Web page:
Insights from the Global Online Thesis Topic Meetings (GOTTMs), Leiden University

  • May 07, 2022
  • Pankhuri Malik, LLM student at Osgoode Hall School of Law and IPilogue writer

Disclaimer: A version of this article was originally published on the IPilogue by IP Osgoode on April 11, 2022. Pankhuri Malik is an LLM Student at Osgoode Hall School of Law and an IPilogue Writer.

In the last two years, non-fungible tokens (“NFTs”) have become the talk of the town in legal and non-legal sectors. The sudden popularity of NFTs is largely attributed to their significant sales prices. Reportedly, NFT sales average around  $2billion per month, with one of the most expensive NFTs of 2021 being sold for $69 million. With this in mind, NFTs present a financial opportunity for creators on a global scale that hasn’t quite been seen before.

The rise in NFTs has been accompanied by several legal challenges. With lawsuits being recently filed in relation to MetaBirkin and Pepe the Frog NFTs this technology is opening the floor for discussion on breach of contract and intellectual property (“IP”)  infringement issues in the digital art world. Since NFTs present a unique combination of art and technology, IP law is instrumental in the area, including trademark and copyright laws associated with the creation and trade of NFTs.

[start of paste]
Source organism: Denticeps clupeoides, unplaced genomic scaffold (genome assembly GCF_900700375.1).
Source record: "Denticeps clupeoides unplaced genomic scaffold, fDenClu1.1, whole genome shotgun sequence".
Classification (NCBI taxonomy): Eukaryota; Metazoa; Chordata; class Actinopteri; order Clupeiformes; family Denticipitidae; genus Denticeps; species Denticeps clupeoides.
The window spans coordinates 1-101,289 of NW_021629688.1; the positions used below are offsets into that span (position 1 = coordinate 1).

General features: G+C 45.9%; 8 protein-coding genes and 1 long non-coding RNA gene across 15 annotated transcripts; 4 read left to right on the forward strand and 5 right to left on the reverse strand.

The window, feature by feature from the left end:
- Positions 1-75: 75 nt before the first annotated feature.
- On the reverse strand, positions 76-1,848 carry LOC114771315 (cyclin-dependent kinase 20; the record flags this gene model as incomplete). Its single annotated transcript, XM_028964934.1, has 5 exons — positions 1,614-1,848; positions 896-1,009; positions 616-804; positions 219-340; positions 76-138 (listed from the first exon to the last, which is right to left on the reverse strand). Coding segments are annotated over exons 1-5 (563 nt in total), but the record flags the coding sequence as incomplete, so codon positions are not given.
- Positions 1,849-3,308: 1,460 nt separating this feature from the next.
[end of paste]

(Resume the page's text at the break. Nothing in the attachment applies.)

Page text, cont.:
To hear from top professionals in the field, I attended the Global Online Thesis Topic Meetings (“GOTTMs”) hosted by Leiden University on April 5, 2022. Prof. Dirk Visser of Leiden University moderated this discussion on NFTs and IP, which featured three speakers—Richard Lehv, Alexandra Giannopoulou, and Andres Guadamuz—who discussed different aspects of NFTs through their individual presentations.